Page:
A December 11, 2012 Jonathan Weisman’s article in The New York Times finds that a key dynamic in the brinksmanship between President Obama and the Republican House is the intransigence of many Tea Party-backed conservatives over taxes. This defiance of both the will of the majority of the American public and the national interest is, in turn, enabled by the gerrymandering of House districts – most often, at the hands of Republican state legislatures – which creates overwhelming electoral advantages for conservative Congressional candidates in their home districts.
In other words, no matter how far these Congressmen (and, yes, a few women too) go — obstructing progress, distorting policy-making, and holding the American economy and body politic hostage to their own narrow interests — they will suffer few, if any, consequences. Their constituents are the reddest of the red, and will only love them for it all the more.
The most obvious conclusion to be drawn from Mr. Weisman’s article is that, yes, gerrymandering is alive and well, and just as we were taught in high school history class (remember the map of Massachusetts, shown above, that made the state look like an evil dragon?), it is creating a monster. Even though Democrats won a majority of the national popular vote in Congressional races (50.5%), they took only 46% of the seats, and failed to make a substantial dent in the safe Republican House majority. This has happened only one other time in the last 40 years, Mr. Weisman points out – in 1996, when (again) a Republican majority remained safe in spite of the overall distaste of the American public for Newt Gingrich’s “Contract with America” and its consequences.
When the representatives of the American people are safe from suffering the consequences when they defy the will of said American people, democracy cannot help but suffer as a result. And when a party is allowed, across the majority of states, to select its own voters and arrange districting that maximizes its own electoral advantage, and do so for decades, the opportunity for corruption of the system is maximized. (Wasn’t this the argument the Republicans made in 1994, after all? Guess it’s only a problem when it’s the other party doing it.)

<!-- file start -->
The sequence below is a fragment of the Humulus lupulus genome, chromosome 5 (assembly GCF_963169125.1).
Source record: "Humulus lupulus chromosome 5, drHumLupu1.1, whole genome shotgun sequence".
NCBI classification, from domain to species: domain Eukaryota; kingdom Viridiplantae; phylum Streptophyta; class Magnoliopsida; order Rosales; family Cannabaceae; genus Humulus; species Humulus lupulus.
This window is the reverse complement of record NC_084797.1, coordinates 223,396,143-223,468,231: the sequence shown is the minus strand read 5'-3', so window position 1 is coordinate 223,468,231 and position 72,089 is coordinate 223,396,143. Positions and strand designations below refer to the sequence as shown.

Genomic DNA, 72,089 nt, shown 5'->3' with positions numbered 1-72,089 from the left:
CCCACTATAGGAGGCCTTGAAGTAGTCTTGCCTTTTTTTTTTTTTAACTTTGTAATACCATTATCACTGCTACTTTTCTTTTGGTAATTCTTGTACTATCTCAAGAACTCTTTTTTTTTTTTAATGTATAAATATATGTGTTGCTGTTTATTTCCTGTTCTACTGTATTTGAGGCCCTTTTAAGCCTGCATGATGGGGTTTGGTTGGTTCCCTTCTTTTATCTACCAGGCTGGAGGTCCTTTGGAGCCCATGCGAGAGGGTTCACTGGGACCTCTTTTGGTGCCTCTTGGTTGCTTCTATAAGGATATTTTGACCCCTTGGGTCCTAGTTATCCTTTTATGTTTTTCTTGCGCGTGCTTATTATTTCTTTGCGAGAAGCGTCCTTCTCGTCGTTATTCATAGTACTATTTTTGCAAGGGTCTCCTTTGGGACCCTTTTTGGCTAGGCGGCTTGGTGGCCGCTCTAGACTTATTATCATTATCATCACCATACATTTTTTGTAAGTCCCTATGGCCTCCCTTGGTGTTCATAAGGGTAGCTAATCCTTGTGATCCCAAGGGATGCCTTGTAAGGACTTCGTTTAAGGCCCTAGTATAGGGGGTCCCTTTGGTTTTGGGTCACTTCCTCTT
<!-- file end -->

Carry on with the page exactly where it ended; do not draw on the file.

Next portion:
A second conclusion that leaps out is that the perceived concentration of Democratic voters into urban ghettos is both real – or real enough to have a significant impact on elections – and hurting the national interest. Because most Democrats do, indeed, live in cities, which are typically isolated pockets within a larger statewide geography, it is all too easy for Republicans to paint Democrats as a liberal (read: socialist) elite that is out of touch with the rest of the country. Although this is a distortion of the reality – I, for one, am a rural progressive living in a highly conservative area – it does fit into a national self-image that hurts the ability of progressives to convey our message effectively beyond our own “true believers.” Republican say, and many Americans find it all too easy to believe, that we simply don’t think like they do. Or live like they do, for that matter.
And finally, there’s this tiny, hopeful note in all the murk. Although in general the bulk of Republican House members seem to be adamant in their refusal to give ground on the issue of revenues in the “fiscal cliff” negotiations, there are a few who have heard the appeals of President Obama and some among their own leadership to think about the national interest ahead of the (no doubt powerful) temptation to feed still more red meat to their true believer base. Weisman notes:
Representative Tom Cole of Oklahoma, a loyal Boehner lieutenant who nonetheless has been advocating compromise on higher rates, puts it differently. He frames it as this: tax rates are going up Jan. 1, when the Bush-era tax cuts expire, whether Republicans like it or not. The party now has to find a victory in compromise that allows rates to rise on the affluent few while locking in long-sought spending cuts and changes to entitlement programs like Medicare.
“I don’t think voting to cut spending, restrain and reform entitlements and make the Bush tax cuts permanent for 98 percent of the American people is voting against the will of anyone’s constituents, including my own,” he said. “President Obama and the Democratic Senate have to be part of any agreement that prevents taxes from rising on almost everyone who pays income taxes. That is just political reality. Given that hard reality, I believe most voters will accept a deal that keeps their taxes from going up and makes real progress on the deficit.”
It’s unfortunate that there aren’t more Republicans in today’s Congress willing to take such a stand. Or, indeed, to tell the blunt, naked truth to their constituents. In an atmosphere where Fox News, Rush Limbaugh, and their ilk flood the airwaves with lies and distortions, every day, all the time, it takes a certain brand of integrity to stand up to one’s own side and say, “No, it ain’t so.”
No doubt I’ll be back to shaking my head in dismay at Rep. Cole’s stand on things tomorrow. But for today, he gets at least one progressive’s salute. (And no, I don’t mean the one-fingered kind.)
I still, however, will argue at the top of my lungs that we need to fix the system that allows Mr. Cole – and virtually every House member – to be elected by impossible margins in districts that look like they were scribbled by my 3-year-old.
To paraphrase Groucho Marx, “A child of five could understand what’s wrong with this system. Someone send for a child of five.”